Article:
anyway, there is no right or wrong exposure. as long as the picture is what you intended, the exposure is correct.
    eat. drink. shoot

  5. #25
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    Default Re: Exposure

    it is also like you reached a river and u trying to use your hand to hold some amount of water. how wide u open your hand is the aperture. how fast you want go grab the water is the shutter speed. the river itself is the amount of light u want to capture. it doesnt matter how much more water your hand has [overexposed/underexposed] , because everyone has different "thirst"

  6. #26
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    Default Re: Exposure

    This is good, pity I'm not the one making all these crap, else sure kena lock + the posts removed very fast...

    Keep going, school holidays don't last forever.

  7. #27
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    Default Re: Exposure

    Quote Originally Posted by ronaldjace
    [(camera shutter speed x lens aperture) / camera ISO] + white balance => exposure
    __________________________________________________ ______________________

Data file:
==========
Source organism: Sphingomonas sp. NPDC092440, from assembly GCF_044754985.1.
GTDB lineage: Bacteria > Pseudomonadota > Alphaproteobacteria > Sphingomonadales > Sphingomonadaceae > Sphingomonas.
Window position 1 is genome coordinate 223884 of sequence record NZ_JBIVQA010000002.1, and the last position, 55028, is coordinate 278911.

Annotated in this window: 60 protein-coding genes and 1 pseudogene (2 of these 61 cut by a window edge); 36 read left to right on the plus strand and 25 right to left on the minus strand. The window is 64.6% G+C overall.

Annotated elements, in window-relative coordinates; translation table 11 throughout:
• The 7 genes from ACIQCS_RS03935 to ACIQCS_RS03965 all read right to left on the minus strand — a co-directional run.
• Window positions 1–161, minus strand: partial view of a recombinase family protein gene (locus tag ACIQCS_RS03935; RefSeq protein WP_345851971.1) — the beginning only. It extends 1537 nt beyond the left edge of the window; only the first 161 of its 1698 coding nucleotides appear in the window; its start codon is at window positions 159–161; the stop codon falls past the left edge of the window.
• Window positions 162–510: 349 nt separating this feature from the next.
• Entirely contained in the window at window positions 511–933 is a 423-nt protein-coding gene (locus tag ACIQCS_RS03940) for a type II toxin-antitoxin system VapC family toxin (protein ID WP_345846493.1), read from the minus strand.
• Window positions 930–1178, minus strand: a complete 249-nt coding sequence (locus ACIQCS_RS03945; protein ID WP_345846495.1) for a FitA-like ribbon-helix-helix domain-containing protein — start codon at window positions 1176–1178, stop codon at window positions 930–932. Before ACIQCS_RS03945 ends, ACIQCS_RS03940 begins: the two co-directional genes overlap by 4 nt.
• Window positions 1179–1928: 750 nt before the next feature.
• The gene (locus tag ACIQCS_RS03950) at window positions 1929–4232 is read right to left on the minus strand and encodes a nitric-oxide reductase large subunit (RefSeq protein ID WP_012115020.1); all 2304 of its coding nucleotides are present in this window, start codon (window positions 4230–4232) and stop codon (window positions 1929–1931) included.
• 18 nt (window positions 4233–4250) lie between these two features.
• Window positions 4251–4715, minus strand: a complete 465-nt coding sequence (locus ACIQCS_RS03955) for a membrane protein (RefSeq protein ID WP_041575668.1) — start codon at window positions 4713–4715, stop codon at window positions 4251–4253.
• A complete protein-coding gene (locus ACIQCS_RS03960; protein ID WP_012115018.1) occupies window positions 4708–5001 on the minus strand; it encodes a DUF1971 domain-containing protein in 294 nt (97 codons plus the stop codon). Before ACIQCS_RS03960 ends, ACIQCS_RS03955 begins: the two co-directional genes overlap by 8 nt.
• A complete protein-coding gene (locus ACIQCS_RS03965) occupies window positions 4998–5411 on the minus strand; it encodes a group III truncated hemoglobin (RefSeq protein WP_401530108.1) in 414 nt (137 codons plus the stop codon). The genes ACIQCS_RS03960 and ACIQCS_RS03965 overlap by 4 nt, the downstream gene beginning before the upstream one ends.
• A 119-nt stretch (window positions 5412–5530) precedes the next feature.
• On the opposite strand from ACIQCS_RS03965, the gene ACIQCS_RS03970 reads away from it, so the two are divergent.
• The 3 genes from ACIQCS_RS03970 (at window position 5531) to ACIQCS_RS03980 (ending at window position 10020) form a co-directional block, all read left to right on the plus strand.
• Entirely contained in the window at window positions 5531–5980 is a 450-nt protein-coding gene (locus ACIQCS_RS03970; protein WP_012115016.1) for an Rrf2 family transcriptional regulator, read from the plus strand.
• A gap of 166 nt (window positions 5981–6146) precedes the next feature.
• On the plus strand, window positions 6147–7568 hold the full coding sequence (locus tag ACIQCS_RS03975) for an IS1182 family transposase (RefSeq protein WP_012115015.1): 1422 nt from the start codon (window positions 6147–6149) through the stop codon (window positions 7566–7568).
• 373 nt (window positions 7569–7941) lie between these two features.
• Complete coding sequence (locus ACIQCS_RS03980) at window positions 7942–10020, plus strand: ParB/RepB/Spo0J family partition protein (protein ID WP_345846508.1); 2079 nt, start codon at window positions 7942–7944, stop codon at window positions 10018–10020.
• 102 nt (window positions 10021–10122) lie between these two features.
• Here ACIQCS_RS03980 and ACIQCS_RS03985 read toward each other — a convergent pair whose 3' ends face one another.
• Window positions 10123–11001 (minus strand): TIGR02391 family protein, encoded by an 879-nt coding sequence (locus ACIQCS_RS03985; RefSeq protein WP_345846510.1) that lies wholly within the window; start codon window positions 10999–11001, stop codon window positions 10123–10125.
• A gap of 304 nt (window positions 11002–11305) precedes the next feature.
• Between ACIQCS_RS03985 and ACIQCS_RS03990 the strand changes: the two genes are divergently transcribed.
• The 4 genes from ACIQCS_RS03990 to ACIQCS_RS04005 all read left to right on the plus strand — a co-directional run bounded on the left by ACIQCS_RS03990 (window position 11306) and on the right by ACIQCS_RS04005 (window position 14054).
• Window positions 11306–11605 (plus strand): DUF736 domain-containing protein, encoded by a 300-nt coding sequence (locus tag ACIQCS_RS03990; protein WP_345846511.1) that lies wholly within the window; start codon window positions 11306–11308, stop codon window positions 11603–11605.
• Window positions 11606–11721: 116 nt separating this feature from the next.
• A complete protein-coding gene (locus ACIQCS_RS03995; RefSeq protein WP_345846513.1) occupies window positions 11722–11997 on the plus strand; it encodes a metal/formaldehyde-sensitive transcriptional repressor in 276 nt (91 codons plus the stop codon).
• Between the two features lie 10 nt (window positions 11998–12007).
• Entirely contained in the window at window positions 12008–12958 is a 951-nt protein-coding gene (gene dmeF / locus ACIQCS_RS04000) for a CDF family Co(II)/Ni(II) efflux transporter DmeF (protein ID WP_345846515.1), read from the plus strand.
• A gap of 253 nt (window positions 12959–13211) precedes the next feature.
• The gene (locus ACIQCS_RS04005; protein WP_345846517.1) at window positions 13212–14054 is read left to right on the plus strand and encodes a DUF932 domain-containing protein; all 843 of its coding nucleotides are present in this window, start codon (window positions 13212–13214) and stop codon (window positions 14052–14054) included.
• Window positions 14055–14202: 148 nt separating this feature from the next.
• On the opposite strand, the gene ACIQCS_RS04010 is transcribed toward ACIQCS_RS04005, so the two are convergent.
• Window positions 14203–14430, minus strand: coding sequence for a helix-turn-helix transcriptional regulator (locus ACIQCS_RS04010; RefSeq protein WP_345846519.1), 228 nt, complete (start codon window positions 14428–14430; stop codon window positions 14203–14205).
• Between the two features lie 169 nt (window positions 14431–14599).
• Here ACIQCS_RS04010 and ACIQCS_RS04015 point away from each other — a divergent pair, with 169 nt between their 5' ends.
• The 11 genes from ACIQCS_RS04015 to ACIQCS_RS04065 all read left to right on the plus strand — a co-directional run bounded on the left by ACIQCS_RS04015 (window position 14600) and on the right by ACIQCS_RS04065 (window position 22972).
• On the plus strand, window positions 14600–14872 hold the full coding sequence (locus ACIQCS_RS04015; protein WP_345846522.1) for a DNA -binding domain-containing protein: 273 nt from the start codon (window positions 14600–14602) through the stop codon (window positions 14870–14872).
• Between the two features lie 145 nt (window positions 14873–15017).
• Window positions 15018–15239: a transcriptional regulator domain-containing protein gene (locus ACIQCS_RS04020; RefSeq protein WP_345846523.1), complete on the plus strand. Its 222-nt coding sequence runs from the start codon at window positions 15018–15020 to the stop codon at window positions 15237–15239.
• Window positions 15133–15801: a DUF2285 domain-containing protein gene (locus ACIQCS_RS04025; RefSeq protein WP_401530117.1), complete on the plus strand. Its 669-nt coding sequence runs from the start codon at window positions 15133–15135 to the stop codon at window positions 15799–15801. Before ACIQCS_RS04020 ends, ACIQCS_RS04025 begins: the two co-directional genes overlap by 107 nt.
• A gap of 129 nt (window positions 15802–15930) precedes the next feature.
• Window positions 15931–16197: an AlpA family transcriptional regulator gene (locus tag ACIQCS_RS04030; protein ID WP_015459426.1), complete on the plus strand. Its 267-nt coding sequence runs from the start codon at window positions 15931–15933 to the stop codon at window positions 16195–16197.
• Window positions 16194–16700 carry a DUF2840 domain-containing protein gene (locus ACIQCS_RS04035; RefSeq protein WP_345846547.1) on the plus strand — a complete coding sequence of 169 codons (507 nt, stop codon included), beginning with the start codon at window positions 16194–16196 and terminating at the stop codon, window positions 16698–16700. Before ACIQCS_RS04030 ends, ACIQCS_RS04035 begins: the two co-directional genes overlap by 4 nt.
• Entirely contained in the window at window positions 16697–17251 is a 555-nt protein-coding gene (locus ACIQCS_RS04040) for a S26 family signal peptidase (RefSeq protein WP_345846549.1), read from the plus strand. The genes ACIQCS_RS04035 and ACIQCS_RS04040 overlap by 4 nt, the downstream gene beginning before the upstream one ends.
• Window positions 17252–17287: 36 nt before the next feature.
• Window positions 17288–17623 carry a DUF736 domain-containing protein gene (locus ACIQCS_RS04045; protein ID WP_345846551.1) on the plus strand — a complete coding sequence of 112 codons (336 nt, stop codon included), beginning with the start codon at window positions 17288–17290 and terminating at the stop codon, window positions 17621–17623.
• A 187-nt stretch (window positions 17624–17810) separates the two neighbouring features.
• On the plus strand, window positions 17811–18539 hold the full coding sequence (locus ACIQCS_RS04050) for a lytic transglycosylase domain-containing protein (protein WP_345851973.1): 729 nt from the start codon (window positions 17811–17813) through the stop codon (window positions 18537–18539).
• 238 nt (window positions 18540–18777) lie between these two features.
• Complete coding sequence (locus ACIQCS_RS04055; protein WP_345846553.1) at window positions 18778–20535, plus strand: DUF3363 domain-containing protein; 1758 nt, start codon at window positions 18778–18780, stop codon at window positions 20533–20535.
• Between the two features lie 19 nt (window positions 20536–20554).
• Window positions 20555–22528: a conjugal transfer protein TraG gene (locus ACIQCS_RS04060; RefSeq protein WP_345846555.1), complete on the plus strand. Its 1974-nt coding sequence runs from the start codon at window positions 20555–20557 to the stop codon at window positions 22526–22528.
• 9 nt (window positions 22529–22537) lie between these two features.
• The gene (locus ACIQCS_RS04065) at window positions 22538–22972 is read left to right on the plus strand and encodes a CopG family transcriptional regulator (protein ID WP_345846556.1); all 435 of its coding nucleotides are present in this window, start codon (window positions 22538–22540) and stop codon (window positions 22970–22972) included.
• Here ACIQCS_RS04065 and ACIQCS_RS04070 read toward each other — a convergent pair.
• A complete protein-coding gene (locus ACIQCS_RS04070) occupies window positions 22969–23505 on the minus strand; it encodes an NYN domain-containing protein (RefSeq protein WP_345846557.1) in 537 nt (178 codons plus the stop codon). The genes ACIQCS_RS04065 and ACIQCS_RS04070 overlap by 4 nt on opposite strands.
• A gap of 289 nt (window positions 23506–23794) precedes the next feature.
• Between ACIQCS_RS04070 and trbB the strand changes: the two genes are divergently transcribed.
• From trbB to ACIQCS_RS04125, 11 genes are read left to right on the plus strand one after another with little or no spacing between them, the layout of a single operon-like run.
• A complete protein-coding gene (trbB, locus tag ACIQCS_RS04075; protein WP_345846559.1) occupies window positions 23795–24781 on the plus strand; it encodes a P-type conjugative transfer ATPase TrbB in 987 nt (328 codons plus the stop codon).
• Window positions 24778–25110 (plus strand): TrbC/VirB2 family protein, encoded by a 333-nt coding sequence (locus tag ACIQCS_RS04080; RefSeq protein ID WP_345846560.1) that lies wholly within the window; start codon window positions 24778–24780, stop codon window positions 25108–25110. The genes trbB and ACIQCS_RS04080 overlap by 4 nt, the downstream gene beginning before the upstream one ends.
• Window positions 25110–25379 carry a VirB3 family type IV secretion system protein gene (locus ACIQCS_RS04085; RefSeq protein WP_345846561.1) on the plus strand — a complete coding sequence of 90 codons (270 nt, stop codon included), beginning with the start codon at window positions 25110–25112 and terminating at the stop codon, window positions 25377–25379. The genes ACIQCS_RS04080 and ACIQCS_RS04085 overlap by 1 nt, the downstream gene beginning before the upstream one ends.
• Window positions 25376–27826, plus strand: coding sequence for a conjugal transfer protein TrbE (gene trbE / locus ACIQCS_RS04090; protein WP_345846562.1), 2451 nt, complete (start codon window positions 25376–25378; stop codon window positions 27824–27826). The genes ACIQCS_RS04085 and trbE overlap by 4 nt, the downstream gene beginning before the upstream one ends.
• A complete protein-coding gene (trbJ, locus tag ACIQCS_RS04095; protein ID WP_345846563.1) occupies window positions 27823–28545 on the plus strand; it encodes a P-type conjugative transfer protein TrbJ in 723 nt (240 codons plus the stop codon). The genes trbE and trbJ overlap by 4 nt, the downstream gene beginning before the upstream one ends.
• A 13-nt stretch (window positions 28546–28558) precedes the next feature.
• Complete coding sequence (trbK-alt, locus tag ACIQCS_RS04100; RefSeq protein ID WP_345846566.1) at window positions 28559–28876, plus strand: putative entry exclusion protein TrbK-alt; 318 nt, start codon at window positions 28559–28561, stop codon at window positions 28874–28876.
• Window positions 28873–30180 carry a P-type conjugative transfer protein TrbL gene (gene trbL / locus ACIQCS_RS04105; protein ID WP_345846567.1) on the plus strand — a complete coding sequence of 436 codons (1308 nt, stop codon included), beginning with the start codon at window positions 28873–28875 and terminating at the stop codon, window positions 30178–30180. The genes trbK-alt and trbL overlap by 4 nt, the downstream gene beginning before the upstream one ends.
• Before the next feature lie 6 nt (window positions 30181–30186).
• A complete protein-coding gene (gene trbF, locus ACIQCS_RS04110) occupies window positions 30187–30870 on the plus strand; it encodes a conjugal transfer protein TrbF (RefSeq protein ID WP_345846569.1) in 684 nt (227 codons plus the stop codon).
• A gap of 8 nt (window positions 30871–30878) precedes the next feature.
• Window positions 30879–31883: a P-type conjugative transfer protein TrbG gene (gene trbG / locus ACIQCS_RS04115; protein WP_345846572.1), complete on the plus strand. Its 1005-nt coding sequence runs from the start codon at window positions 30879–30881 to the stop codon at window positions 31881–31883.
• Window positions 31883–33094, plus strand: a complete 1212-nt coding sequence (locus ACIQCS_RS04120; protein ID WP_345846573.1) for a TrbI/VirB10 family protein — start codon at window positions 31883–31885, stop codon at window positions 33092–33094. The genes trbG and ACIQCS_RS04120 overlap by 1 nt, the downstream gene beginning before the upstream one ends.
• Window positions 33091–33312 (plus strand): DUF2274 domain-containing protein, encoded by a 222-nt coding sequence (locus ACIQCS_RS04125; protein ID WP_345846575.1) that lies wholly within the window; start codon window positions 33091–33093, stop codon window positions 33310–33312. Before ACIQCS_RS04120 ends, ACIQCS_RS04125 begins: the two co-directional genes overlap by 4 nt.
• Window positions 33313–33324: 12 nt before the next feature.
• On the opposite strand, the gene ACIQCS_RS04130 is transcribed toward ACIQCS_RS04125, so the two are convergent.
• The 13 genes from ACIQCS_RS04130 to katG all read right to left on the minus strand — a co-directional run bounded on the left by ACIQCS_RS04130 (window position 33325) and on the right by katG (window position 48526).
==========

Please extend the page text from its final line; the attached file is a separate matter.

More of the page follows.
: here (camera shutter speed x lens aperture) means:
    > isnt that when u choose a bigger aperture, u can use a faster shutter speed?
    > there must be a balance between this aperture and shutter speed.
    > if u use a too low shutter speed for correct aperture, u will never have a good expo.
    > for an example, F2.8@ 1/250 = F4 @ 1/125 = F5.6 @ 1/60 = F8 @ 1/30
    __________________________________________________ ______________________
    aperture or f-stop as we all know determine the diameter
    of the final len element that allows how much light to pass thru.
    f-stop will also determine how much focus will be in front of subject
    and behind the subject. f11 will almost have everything u
    see sharp. f2.8 will only have the subject very sharp,
    the rest (in front and behind, very blur)

    ____________________________________
    f-stop: 2.8 shutter speed: 1/250 sec
    let say this is the "correct settings" for my picture of a tulip field in a sunny day.

    2.8 * 1/250 = this will give you the relative SIZE of the
    iris diaphragms in the len at that moment of shutter press.

    ____________________________________